LIBRARY by Benjamin Welton
 
“You want to know a secret about this place?”
 
Jane leaned over Patrick’s cubicle. Her wide, green eyes twinkled with electric excitement. Patrick saw a hint of drool at the corner of her mouth.
 
“Sure. I’m always happy to know secrets,” Patrick said a little too eagerly.
 
He had been working at the library’s archival research centre for about two months. It was an easy summer job that paid okay. For a struggling Ph.D. student like Patrick, $13 an hour was a lifesaver that allowed him to (barely) pay the rent each month. So far, only his fellow workers made the job somewhat annoying. There was Lynette, the diminutive and loud New England Italian who only talked about her physical illnesses; Georgina, the faux-English 80-year-old who bragged about sleeping with B-list actors from the 1970s; Prospero, a sluggish non-entity whose milquetoast personality did not live up to his outlandish name; and Cathy, a woman who danced in the kitchen while making tea and talking about how she was almost a famous poet. The other workers in the centre were graduate students too. Patrick tolerated them, although he often grew tired of hearing about their cats and anti-anxiety medication.
 
Jane was the only person in the entire building that Patrick actually liked.
 
“This place, including the downstairs library and the vault, are cursed!”
 
“What?”
 
“It’s cursed. I mean, I don’t know for sure that there is some kind of hex on this place, but it certainly seems like it.”
 
“What do you mean specifically?” Patrick took a sip from his cup of coffee, but spit it into the trash can when he realized it was stone cold. He choked on the near-frozen liquid until Jane slapped him hard on the back.
 
Jane laughed, then continued: “Do you know how many people have died after working here? I have been here less than a year, and I have already seen two brain aneurysms and one bicycle accident. Prospero nearly died three months ago from a heart attack, but managed to cling to life.”
 
“Jesus!”
 
Jane laughed again, this time because Patrick exclaimed so loudly. Luckily, they were the only ones in the office; the rest of the staff was away at a lunch meeting.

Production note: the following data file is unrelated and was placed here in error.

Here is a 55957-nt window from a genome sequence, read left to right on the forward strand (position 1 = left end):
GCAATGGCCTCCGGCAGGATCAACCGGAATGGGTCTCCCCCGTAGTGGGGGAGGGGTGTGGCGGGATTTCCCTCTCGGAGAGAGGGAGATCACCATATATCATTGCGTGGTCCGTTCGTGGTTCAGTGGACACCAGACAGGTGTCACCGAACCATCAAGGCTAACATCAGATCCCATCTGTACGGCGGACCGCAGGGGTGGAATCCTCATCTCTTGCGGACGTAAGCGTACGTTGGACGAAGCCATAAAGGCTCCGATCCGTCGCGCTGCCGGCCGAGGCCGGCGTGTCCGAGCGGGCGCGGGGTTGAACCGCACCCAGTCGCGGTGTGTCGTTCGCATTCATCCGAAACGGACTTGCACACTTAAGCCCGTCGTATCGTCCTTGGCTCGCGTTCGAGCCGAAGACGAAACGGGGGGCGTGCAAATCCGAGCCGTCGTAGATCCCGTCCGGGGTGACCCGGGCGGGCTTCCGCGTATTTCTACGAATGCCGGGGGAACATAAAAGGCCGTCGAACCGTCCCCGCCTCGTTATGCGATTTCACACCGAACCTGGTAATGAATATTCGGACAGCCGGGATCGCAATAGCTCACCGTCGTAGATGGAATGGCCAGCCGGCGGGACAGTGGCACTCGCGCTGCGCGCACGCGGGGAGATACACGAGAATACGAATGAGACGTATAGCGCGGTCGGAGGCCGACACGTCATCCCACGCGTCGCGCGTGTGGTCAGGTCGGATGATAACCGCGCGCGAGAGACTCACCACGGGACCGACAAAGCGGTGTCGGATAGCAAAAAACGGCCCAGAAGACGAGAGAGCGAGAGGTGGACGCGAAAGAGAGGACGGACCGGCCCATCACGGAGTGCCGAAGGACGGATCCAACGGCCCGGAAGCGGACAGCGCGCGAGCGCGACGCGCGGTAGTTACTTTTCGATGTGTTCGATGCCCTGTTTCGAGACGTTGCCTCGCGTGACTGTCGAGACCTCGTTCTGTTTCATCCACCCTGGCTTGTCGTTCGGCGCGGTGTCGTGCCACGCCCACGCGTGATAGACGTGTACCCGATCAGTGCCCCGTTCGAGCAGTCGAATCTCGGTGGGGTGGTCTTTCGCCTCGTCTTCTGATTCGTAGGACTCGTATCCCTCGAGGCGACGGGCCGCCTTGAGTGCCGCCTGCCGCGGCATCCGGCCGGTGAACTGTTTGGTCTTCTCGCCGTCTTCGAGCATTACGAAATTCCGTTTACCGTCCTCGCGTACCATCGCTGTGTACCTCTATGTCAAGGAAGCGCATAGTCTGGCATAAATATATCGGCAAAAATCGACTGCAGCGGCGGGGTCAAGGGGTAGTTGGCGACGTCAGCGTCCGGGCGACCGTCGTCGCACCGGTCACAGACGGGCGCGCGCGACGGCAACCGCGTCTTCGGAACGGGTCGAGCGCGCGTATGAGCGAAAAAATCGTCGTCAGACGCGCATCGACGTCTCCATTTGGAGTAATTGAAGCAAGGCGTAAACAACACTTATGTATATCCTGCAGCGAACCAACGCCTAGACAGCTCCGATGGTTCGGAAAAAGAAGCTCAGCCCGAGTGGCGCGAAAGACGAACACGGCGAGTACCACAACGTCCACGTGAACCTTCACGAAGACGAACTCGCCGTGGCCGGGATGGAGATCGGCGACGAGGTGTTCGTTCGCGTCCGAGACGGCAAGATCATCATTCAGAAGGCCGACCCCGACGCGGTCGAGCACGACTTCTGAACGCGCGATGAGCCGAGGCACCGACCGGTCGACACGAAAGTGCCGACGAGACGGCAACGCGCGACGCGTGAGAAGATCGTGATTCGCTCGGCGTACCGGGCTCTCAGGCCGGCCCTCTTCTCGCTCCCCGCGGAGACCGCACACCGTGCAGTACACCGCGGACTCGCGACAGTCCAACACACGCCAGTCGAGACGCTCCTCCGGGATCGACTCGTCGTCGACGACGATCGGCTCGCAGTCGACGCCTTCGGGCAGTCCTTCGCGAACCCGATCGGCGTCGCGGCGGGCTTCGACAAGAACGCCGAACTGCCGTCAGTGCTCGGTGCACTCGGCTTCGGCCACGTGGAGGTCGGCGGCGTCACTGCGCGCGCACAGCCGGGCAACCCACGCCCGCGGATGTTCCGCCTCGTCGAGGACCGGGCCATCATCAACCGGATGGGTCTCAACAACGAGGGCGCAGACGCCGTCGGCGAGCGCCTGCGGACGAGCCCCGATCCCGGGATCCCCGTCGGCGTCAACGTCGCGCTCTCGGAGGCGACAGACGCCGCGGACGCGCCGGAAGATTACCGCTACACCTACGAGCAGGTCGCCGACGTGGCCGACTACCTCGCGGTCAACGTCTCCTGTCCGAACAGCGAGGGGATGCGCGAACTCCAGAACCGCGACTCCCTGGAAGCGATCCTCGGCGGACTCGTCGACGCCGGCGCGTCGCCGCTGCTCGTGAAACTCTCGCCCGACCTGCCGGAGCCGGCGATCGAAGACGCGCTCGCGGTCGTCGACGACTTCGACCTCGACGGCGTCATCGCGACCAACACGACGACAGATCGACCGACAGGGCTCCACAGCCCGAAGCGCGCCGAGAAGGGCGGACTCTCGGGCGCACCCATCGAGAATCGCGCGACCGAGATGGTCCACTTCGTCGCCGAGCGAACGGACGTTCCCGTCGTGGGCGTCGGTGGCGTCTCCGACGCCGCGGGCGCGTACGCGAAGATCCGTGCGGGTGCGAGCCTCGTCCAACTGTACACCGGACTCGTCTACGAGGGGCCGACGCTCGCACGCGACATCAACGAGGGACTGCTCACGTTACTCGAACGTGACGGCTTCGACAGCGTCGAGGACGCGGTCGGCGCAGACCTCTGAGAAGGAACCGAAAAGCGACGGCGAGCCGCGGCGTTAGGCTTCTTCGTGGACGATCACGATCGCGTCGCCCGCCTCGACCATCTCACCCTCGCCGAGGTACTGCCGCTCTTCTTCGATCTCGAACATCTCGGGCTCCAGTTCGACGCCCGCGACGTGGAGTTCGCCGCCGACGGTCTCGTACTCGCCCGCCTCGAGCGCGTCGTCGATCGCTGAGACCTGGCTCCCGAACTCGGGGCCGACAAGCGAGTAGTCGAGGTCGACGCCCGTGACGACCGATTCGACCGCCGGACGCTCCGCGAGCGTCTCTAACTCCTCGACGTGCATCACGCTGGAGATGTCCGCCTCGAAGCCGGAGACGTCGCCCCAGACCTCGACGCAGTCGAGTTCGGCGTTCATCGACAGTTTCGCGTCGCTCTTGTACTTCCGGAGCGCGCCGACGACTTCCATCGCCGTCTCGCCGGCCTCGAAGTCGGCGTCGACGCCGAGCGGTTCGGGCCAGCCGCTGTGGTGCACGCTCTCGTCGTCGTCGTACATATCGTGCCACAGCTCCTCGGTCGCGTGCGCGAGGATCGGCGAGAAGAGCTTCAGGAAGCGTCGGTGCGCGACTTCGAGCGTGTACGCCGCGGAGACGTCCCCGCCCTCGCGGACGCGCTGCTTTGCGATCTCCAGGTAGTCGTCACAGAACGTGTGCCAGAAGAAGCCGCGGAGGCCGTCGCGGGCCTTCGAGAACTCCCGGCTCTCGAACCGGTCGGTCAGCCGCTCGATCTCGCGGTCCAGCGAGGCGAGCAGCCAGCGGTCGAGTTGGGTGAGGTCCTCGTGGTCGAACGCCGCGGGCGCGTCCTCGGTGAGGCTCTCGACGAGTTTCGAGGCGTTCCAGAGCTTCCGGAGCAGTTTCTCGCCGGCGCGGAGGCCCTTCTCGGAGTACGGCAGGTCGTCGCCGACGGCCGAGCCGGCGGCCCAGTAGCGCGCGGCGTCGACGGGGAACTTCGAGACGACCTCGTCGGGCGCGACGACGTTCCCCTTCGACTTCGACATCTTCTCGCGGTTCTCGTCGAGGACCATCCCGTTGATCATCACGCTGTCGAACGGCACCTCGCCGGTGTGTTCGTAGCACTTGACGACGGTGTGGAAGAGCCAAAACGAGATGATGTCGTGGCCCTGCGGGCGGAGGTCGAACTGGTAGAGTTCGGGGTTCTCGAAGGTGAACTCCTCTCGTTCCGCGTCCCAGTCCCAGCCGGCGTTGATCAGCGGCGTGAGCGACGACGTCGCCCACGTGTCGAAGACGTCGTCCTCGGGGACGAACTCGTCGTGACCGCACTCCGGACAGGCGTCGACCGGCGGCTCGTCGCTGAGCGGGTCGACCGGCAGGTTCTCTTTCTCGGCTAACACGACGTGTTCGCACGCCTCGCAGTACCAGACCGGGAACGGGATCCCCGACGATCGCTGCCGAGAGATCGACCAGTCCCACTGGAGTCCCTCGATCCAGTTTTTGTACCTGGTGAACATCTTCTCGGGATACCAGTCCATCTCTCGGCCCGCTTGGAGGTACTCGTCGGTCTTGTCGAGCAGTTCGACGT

“Right? I’m telling you that this place is cursed. Better yet, I did hear one story from the cleaning crew about how badly cursed this place might be.”
 
“Okay, I’m game. Lay it on me.”
 
“Well, Claudio is the Portuguese janitor that cleans our carpets, and…”
 
“Wait, I thought he was Brazilian.”
 
“No, I’m pretty sure he’s Portuguese. Or maybe he’s from the Azores. Anyway, it doesn’t matter. So, one night way back in the day, Claudio left work at his usual time—5:30 p.m. However, on this day, Claudio made it all the way to Brookhaven without realizing that he had left his cell phone in his locker.”
 
“Dude, I would have been flipping out,” Patrick said over a fresh cup of coffee.
 
“Me too. I have panic attacks if I walk outside without my cell, let alone drive twenty minutes without it. But I guess Claudio is made of sterner stuff, right? Well, that night, Claudio came back to the building. It was around 7-7:30, and since it was winter, it was pitch black outside. The only light was coming from our floor.
 
“Realizing that nobody should be working here that late, Claudio took the south elevator up, walked a few steps into the lobby, then heard the boss’s door slam shut.” Jane pointed to the office door belonging to Camille DeJean, the centre’s boss who never came to work.
 
“Next, the lights in the reading room started to flicker uncontrollably. There were sounds of glass breaking and cries of pain. Claudio was freaked so bad that he forgot all about his cell phone and drove home. The next day when we opened, there was no sign of any disturbances.”
 
“Maybe it was a nightmare,” Patrick said.
 
“No way. I’ve talked to Claudio down in the lunch room. That guy is still shaken up about the whole thing. He’s even convinced the other cleaner, Angelina, to never come up here.”
 
“So that’s why this place is so dirty,” Patrick snickered.
 
“I don’t know about you, but I think this place has a ghost. Maybe even a demon. That’s why employees keep dropping like flies.”
 
“Now why would we be haunted? Our building was only built in the ‘90s. Nobody ever comes in here either. What would cause a haunting here?”
 
“Man, have you ever looked through our archives? We have some seriously old stuff here. Some of the books are from like the 1600s. One book I saw was written in Latin and bound in human skin.”
 
“No way.”
 
“Yes way. I’m telling you, one of our archives contains a spirit or a curse or something else. I’m going to prove it tonight if you want to join.”
 
“How are you going to prove it?”
 
“EVP sessions, video cameras, tape recorders, and thermal imaging, man. Document the haunting with science. Haven’t you ever watched Ghost Hunters?”
 
“Sure, but that is all fake.”
 
“The show might be, but ghost hunting is the real deal. I have done it before and have heard some crazy stuff. I’ll let you hear it tonight if you come.”
 
Patrick finished the remnants of his coffee. He smirked at Jane, but remained silent for a while. When he spoke, he slammed his paper cup on his artificial wood desk.
 
“Sure, what else have I got to do on a Tuesday night?”
 
Patrick met Jane outside the building later that night at nine o’clock. The flat, grey library occupied a desolate block right next to an industrial park. Its only other neighbour was a scrubby field that once hosted baseball games. Besides Jane and Patrick, nobody else was around.
 
“You ready?”
 
“Sure. How are we getting inside? Are we breaking in?”
 
“Nope. I grabbed the keys from Angelina. She crossed herself and warned me not to do this, but whatever.”